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Physical properties and organic matter of Fluvisols under forest, grassland, and 100years of conventional tillage

Gajić, B.
Geoderma 2013 v.200-201 pp. 114-119
land use change, deciduous forests, conventional tillage, porosity, long term effects, soil organic matter, soil productivity, bulk density, Fluvisols, clay, soil degradation, arable soils, soil physical properties, infiltration rate, soil sampling, ecosystems, grasslands, silt, Serbia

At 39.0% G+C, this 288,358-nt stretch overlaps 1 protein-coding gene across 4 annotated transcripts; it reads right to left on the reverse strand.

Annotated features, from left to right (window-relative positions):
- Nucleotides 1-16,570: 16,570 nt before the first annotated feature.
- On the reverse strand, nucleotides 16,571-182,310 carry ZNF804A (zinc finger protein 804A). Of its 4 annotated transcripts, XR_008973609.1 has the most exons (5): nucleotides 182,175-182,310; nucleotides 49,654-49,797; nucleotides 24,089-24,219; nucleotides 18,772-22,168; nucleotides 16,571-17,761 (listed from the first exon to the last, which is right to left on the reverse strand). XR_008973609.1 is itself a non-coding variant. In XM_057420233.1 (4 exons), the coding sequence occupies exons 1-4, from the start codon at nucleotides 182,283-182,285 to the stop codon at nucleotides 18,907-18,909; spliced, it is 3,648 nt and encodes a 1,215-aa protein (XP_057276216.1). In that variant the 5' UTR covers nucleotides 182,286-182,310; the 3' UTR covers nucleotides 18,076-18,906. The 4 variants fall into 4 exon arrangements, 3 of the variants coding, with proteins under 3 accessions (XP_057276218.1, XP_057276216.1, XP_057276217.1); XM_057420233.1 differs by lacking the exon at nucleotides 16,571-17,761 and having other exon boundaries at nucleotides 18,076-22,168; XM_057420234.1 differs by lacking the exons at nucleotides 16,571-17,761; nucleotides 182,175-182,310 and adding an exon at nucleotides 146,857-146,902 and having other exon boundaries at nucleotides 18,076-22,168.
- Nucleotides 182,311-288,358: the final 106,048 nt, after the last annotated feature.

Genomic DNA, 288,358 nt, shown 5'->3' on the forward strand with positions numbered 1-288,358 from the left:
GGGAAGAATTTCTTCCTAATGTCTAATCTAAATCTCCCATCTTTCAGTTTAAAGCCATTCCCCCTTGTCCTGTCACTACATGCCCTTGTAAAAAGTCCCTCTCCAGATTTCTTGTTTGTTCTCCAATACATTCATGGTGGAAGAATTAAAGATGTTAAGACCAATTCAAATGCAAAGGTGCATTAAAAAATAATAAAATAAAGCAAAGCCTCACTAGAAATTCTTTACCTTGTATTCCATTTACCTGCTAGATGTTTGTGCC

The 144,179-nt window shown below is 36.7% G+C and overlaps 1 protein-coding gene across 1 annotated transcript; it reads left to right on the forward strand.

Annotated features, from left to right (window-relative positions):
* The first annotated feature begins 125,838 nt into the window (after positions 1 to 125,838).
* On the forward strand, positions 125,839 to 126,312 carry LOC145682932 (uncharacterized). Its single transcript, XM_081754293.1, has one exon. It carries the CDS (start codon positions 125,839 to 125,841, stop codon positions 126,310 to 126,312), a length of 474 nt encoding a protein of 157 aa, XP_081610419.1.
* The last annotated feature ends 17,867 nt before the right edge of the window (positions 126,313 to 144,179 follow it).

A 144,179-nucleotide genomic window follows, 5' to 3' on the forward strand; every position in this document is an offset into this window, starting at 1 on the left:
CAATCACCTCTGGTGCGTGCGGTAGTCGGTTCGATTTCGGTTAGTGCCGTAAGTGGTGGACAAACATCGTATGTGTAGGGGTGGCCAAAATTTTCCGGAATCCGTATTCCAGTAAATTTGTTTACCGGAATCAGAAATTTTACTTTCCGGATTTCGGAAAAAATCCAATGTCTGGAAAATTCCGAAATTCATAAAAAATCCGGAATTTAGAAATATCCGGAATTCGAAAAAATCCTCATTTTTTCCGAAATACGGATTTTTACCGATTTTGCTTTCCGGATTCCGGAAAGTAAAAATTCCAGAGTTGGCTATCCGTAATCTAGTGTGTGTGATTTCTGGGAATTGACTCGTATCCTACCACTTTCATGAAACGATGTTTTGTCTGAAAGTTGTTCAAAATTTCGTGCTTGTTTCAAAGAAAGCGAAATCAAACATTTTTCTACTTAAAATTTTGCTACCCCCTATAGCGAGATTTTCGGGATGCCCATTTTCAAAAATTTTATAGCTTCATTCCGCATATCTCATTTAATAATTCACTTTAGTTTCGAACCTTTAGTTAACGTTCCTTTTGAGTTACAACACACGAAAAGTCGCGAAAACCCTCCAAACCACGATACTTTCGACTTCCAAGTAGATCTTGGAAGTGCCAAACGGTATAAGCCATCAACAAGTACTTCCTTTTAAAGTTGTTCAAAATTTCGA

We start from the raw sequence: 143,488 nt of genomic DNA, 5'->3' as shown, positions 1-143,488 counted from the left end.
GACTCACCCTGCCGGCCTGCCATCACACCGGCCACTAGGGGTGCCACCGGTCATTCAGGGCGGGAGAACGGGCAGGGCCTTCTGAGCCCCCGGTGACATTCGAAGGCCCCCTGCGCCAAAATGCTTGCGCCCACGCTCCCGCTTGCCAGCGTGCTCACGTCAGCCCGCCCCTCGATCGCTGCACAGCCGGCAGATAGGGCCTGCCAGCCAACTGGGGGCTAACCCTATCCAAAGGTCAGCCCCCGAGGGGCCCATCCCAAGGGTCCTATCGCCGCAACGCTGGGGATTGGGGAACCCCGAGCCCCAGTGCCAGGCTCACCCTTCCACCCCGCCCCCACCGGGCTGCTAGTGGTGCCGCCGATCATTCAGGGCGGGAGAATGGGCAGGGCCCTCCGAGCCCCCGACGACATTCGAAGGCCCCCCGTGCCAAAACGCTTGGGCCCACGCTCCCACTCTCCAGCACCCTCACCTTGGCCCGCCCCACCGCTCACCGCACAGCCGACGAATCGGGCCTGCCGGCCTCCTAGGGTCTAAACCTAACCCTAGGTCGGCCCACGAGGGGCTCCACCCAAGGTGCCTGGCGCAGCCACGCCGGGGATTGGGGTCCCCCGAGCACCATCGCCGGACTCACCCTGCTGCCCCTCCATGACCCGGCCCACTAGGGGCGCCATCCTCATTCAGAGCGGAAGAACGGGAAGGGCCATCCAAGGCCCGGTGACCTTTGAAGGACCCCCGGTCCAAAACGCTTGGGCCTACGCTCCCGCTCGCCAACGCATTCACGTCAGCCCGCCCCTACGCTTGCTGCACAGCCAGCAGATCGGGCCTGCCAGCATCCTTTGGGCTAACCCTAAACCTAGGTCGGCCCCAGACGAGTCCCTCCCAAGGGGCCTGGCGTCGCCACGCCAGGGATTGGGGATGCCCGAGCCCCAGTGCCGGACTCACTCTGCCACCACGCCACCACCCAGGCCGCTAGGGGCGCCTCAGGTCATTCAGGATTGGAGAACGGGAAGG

Although a large number of papers deal with effects of land-use change on soil properties, less attention is directed to the long-term effects of different land-use types on soil physical properties and organic matter in the lowland ecosystems.The objective of this study is to assess the long-term cumulative effects of change in land-use type on some soil properties in the continental lowland ecosystems of Western Serbia. Three adjacent land-use types (deciduous forest, natural grassland and arable soils that have been converted from forests for more than 100years) were chosen for the study. Disturbed and undisturbed soil samples were collected from nine sites at each of the three different land-use types from the depths of 0–10, 10–20 and 20–30cm in noncarbonated Fluvisol. Conversion of forest to grassland and arable soil has led to significant decrease in total porosity (TP), infiltration rate (IR) and soil organic matter (SOM). The bulk density (BD) was lower in forest compared to the adjacent grassland and arable (ex-forest) soils. In addition, microaggregate stability, determined by the clay dispersion ratio (CDR) and aggregated silt and clay (ASC) indices, was significantly higher in forest than in grassland and arable soil. In conclusion, the results of this study indicate that removal of permanent vegetation in the conversion process from forest and grassland areas to cultivated land may lead to loss of soil productivity and serious soil degradation. Obviously, there is a need for greater attention to developing sustainable land use practices in management of these ecosystems to prevent further degradation of soils in the region.